In any exchange, the need for transparency and accountability is of the utmost importance. Blockchain and so-called distributed ledger technology (DLT) have long held the potential to revolutionise the way businesses and organisations in general conduct exchanges – be it physical goods, intellectual property, or financial transactions – because of the technologies’ inherent transparency. However, there has long been a need for international standardization to create a reliable framework for any exchange.
For the past few years, professor Roman Beck from the IT University’s Business IT department and the European Blockchain Center has been instrumental in developing a governance standard for blockchain and DLT systems, and together with Danish Standard, an organisation specialized in facilitating standardization for the business community in Denmark, he can now present the fruit of their labour.
Just released, the first ever governance standard for blockchain and DLT, which has been accepted and published by the International Organization for Standardization, provides guidance for organizations, industries, and governments on how governance can be implemented and executed in distributed ledger systems and addresses how key governance characteristics such as decision rights, accountabilities, and incentives operate effectively and efficiently in DLT systems.
One key aspect of the governance standard is the concept of Smart Contracts. Many present-day DLT systems rely on a degree of centralized, often informal, decision-making. Smart contracts can allow for decentralized governance mechanisms. Ideally, in the future DLT systems will ensure accountability by technical implementation rather than institutional implementation through traditional contracts.
- Blockchain technology holds massive opportunities for businesses, especially in a highly digitalized country like Denmark. By spearheading the effort to create a governance standard for blockchain, which has been adopted internationally, we have ensured that the interests of Danish businesses are represented, says Roman Beck.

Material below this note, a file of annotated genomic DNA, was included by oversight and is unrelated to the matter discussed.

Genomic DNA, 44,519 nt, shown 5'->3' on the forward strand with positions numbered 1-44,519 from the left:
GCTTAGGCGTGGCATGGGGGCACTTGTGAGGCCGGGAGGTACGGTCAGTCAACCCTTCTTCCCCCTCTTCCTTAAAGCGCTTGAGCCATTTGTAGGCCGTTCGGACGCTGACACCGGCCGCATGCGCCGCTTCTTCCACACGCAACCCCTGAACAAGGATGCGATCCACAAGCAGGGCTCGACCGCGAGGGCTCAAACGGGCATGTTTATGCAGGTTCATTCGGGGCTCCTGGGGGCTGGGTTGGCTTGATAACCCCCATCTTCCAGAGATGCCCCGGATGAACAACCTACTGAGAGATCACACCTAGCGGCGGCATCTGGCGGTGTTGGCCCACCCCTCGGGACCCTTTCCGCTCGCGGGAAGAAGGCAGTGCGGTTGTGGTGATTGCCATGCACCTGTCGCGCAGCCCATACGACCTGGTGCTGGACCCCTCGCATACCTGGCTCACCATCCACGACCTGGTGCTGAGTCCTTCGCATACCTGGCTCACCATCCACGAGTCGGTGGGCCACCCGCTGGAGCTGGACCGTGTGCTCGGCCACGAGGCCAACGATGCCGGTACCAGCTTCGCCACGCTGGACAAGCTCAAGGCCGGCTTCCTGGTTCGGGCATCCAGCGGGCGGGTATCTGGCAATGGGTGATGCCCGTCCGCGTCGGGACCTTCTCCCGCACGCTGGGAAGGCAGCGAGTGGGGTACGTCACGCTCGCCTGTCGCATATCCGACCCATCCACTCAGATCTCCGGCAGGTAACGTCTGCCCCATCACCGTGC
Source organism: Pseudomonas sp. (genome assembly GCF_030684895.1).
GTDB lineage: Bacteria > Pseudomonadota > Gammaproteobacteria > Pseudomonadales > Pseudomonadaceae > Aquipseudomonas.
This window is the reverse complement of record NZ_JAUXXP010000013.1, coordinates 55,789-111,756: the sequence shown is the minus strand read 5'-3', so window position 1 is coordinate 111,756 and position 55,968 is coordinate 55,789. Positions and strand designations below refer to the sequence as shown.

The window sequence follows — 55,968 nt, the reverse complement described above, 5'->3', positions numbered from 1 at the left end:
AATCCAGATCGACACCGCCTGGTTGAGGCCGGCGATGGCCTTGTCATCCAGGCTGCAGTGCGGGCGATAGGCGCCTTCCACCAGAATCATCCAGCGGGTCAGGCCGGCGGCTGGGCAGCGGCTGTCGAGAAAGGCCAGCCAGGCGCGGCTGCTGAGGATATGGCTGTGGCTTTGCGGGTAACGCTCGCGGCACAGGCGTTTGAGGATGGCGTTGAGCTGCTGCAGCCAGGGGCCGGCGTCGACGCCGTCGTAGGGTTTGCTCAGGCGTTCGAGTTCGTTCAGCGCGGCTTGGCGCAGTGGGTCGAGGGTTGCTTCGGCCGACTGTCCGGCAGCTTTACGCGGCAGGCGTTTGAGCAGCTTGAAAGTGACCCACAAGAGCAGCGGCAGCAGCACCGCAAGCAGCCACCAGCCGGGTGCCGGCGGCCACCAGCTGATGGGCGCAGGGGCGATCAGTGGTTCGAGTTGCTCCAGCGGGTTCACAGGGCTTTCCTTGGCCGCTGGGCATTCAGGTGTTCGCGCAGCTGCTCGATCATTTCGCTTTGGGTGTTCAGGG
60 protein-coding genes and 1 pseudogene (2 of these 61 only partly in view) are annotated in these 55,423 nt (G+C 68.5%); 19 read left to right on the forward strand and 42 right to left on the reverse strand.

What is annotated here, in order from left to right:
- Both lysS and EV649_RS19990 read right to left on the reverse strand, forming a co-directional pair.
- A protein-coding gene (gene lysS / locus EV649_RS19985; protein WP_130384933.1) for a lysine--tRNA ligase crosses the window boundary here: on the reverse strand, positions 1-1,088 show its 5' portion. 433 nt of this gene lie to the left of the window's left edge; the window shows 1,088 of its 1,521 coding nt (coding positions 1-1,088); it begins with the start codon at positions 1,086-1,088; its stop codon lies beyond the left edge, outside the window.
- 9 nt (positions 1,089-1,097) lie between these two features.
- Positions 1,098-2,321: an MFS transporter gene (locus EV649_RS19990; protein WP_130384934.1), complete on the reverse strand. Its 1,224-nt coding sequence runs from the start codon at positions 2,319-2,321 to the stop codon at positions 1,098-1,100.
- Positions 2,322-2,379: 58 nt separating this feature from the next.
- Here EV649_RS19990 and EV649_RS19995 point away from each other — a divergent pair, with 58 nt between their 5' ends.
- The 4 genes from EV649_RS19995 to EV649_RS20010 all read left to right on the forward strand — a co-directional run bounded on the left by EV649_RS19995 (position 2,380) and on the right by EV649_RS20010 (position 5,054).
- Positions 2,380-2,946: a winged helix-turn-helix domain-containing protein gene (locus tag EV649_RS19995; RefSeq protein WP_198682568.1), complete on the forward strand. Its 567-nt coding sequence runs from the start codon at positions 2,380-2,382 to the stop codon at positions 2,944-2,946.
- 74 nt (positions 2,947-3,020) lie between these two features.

The standard may help generate a higher level of trust in the market and the technology supporting it. By operating in accordance with an international standard, businesses and governmental institutions are able to document to customers and users that they follow a set of best practices.
For his work promoting blockchain and distributed ledger technology and spearheading the effort to create an international governance standard, Roman Beck was recently the recipient of an Impact Award from the Association of Information Systems.
- The standard will ensure trust and accountability in blockchain applications especially with regard to security and privacy issues. It will also enable companies to document the fact that they follow a set of best practices in their work, says Astrid Bækby Knudsen who is a consultant with Danish Standard.
- It is an honour to have my work recognised for its impact outside of academia, says Roman Beck.
- Blockchain technology will transform networks and transactions across industries, and it is my hope that my research may be an eyeopener to more Danish businesses about the potential in incorporating blockchain in business practices.
If you are interested in the new standard, join us for a webinar on March 21st. Sign up and read more about the new standard here: www.ds.dk/blockchain